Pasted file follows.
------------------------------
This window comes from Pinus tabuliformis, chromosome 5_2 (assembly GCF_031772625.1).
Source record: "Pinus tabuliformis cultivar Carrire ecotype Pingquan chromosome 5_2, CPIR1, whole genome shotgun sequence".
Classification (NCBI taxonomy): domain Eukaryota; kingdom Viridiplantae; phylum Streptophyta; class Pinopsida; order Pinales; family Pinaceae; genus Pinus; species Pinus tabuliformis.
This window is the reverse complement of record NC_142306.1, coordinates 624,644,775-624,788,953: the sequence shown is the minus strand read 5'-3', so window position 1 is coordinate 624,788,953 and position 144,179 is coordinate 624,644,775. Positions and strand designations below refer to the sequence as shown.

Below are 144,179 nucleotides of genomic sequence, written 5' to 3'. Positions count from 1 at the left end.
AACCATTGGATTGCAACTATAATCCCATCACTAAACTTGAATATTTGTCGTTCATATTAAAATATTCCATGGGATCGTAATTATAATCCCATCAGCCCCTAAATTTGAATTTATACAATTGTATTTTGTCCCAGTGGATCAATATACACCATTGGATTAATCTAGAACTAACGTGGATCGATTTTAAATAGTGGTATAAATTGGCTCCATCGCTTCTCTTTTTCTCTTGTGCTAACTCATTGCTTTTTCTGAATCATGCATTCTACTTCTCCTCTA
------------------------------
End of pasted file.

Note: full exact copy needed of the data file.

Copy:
This window comes from Pinus tabuliformis, chromosome 5_2 (assembly GCF_031772625.1).
Source record: "Pinus tabuliformis cultivar Carrire ecotype Pingquan chromosome 5_2, CPIR1, whole genome shotgun sequence".
Classification (NCBI taxonomy): domain Eukaryota; kingdom Viridiplantae; phylum Streptophyta; class Pinopsida; order Pinales; family Pinaceae; genus Pinus; species Pinus tabuliformis.
This window is the reverse complement of record NC_142306.1, coordinates 624,644,775-624,788,953: the sequence shown is the minus strand read 5'-3', so window position 1 is coordinate 624,788,953 and position 144,179 is coordinate 624,644,775. Positions and strand designations below refer to the sequence as shown.

Below are 144,179 nucleotides of genomic sequence, written 5' to 3'. Positions count from 1 at the left end.
AACCATTGGATTGCAACTATAATCCCATCACTAAACTTGAATATTTGTCGTTCATATTAAAATATTCCATGGGATCGTAATTATAATCCCATCAGCCCCTAAATTTGAATTTATACAATTGTATTTTGTCCCAGTGGATCAATATACACCATTGGATTAATCTAGAACTAACGTGGATCGATTTTAAATAGTGGTATAAATTGGCTCCATCGCTTCTCTTTTTCTCTTGTGCTAACTCATTGCTTTTTCTGAATCATGCATTCTACTTCTCCTCTA